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12 Revolutionary Strategies to Nurture Your Child’s Developing Mind
“The Whole Brain Child” is a guidebook for parents to understanding their children’s minds.
About Daniel J. Siegel & Tina Payne Bryson
Dr. Daniel J. Siegel is an author, leader at Mindsight Institute and teacher of psychiatry at UCLA.
Dr. Tina Payne Bryson is an author, a Child Development Specialist at Saint Mark’s School in Altadena, and a clinical psychotherapist in Arcadia, California.
“The Whole-Brain Child PDF Summary”
New parents get a bunch of advice from everyone around them. However, one type of advice is crucial: how parents should approach the child’s brain?
And yet, no one has advice for this matter.
Children use only a portion of their brain’s capacity when they deal with life situations.
The reason behind this lies in growth: different brain functions develop at different times.
As a parent, you need to help your child to explore the new brain functions as it gets them and guide her through the process of getting used to using these new functions.
Our brains determine our characters. Also, minds are changed by different experiences.
This means that parenting is all about dealing with your child’s experiences, in a way that they shape the person it becomes.
However, we are not saying that you should protect your child from bad experiences.
In fact, you should let it have such instances, but you should guide it to use the brain in a way that will make it a positive experience for its growth overall.
The key notion behind “managing” your child’s brain growth is integration. In other words, the brain has many different parts, and for a child to grow to a smart and happy individual, it needs to learn how to integrate all of these parts to cope with the experiences that come to its way.
This is what is called whole-brain parenting.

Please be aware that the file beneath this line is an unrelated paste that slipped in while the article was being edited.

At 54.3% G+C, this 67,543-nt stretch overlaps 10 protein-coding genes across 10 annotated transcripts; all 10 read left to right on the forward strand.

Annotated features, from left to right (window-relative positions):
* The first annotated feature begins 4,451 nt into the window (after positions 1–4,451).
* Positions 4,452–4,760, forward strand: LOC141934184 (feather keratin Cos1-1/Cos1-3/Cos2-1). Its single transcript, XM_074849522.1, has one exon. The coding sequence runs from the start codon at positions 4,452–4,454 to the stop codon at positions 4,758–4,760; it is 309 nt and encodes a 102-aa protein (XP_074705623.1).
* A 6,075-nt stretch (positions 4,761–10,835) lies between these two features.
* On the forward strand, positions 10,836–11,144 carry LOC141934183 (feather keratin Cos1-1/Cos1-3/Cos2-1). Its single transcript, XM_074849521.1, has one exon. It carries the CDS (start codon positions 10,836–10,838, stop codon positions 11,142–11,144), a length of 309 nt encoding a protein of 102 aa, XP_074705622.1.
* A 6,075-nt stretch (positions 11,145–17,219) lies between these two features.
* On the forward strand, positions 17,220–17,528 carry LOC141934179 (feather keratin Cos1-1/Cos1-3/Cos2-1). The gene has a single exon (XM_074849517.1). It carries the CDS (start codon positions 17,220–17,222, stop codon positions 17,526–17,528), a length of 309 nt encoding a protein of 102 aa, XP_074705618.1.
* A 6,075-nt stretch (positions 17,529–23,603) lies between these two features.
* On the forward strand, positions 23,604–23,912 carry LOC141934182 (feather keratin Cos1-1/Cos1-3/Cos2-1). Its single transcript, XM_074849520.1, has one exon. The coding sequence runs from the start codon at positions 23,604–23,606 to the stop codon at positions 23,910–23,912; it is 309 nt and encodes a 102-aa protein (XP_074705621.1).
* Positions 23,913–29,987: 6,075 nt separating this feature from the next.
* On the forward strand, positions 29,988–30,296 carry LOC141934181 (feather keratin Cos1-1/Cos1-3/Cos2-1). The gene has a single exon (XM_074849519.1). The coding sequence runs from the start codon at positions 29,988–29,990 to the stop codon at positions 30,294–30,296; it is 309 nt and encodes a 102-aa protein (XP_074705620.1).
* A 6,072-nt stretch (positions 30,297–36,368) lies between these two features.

Okay, but how can you help your child to start using its whole brain?
Well, a good place to start is to start using all of yours.
Your child picks up your behaviors and copies them.
Key Lessons from “The Whole-Brain Child”
1. Two Strategies for Teaching Your Three-Year-Old to Use Both Hemispheres
2. What to Do When A Toddler Throws a Tantrum
3. Develop Positive Memories
Two Strategies for Teaching Your Three-Year-Old to Use Both Hemispheres
Connect and redirect: connecting with your child’s feelings and redirecting it toward a logical explanation.
Name it to tame it: make your child name the feelings it gets when it retells its experiences.
What to Do When A Toddler Throws a Tantrum
Your child has two brains: a higher and a lower brain.
When it throws a tantrum, it uses the lower brain. To deal with this, first, ask your child what has caused its anger and then, ask your child for a solution.
By doing this, you will engage its higher brain, instead of just enraging the lower one with punishment.
Make sure that you use all opportunities to guide your child to use the higher brain.
Develop Positive Memories
Memories are associations between events of the past and the present.
Make sure that you do everything you can to form positive memories for your child. You can do this, by creating a pool of positive experiences in the present, that would make good memories in the future.
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